A good first step in coming up with a communication strategy is considering the social norms, beliefs and values of the communities in which this vaccine will be rolled out. Experts in the field of behaviour-change communication, particularly with regards to vaccine hesitancy, have documented how it is important for communication to appeal to the values and beliefs already held in the communities, such as the desire to protect loved ones, instead of bombarding individuals with messaging that largely focuses on scientific facts.

If individuals feel their existing beliefs and concerns are respected and validated this may result in a reduction in fear of the vaccine and encourage uptake.

Mass media campaigns also need to make use of already existing communication and media platforms in communities to ensure no individual in the population is left out. With such a high level of mistrust brewing in the population, the message source, that is, the individual or group of individuals who deliver the message, is also of high importance. The messenger needs to be seen as an individual who represents the voice of society and is acceptable within the community. It needs to be a person people trust or look up to, such as a trusted health professional, celebrity, sportsperson or community leader, who can deliver the message in a manner that engages and appeals to the population.

In summary, it is important that government not only focuses on procuring the vaccine but that it also spends a great deal of time and effort in coming up with a communication strategy that highlights the benefits of the vaccine while considering the concerns of the population.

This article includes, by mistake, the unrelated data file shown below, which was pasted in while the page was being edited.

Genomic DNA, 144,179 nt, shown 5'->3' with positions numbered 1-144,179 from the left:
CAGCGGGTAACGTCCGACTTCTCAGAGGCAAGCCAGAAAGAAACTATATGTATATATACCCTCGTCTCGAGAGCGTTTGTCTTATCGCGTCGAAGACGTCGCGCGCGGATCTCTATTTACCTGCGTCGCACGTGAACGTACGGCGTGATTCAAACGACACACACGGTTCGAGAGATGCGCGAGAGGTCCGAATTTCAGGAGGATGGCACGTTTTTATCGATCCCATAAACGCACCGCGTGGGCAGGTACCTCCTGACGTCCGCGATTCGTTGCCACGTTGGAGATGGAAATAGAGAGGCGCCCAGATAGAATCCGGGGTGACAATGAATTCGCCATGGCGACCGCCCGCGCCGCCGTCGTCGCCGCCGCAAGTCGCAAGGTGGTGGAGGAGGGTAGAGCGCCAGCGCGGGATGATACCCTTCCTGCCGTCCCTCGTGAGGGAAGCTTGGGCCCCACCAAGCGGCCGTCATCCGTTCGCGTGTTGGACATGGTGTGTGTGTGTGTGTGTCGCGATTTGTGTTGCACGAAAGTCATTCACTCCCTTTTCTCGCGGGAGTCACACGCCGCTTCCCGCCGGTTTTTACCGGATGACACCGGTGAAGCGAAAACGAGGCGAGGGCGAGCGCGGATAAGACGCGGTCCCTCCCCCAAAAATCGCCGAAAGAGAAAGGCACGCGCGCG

Although a difficult and complicated task, it is one that is worth investing in as it will go a long way towards encouraging uptake of the vaccine and hopefully lead the country and the world at large towards combating this virus that has globally cost millions of lives. DM


"Information pertaining to Covid-19, vaccines, how to control the spread of the virus and potential treatments is ever-changing. Under the South African Disaster Management Act Regulation 11(5)(c) it is prohibited to publish information through any medium with the intention to deceive people on government measures to address COVID-19. We are therefore disabling the comment section on this article in order to protect both the commenting member and ourselves from potential liability. Should you have additional information that you think we should know, please email [email protected]"

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  • Dennis Bailey says:

    Lack of trust in vaccination is symbolic of a lack of trust in state organs that are encouraging widescale jabbing. Our gov’t isn’t trusted to have the wellbeing of citizens in mind. To make it worse gov’t illustrates repeatedly and continually under lockdown and before, historically and even now in the season of COVID, its utter disdain for the electorate and especially children, the poor and the most vulnerable and susceptible who are the primary targets of its unjust ministrations. Gov’t does absolutely nothing to change that prevalent view, though opportunity after opportunity is provided for it to self-correct, it does nothing to change the prevalent view. Why then would anybody with sense, trust it to jab us?

  • Craig Yeatman says:

    We need more positive stories circulating, and less vaccine negative stories. I would like to see selected vaccine-approving social leaders (active on social media with a high number of South African followers) added to the priority list for vaccinations. Other countries have provided the example (I cannot recall which ones offhand but the author probably knows of them). While humans often resist the advice of “people I dont really identify with” (in our case, politicians), we are often persuaded by and actively follow people we admire. These social leaders could serve as role models by getting vaccinated early, and sharing the experience – which would make them powerful change agents. We might not need more than 50 such leaders to tip the stories people are telling each other about the vaccine.

  • Szivos David says:

    two comments:

    the public leaders of the country as well as respected celebrities should publicly get vaccinated as soon as possible to encourage the population.

    second comment:
    this title is horrible…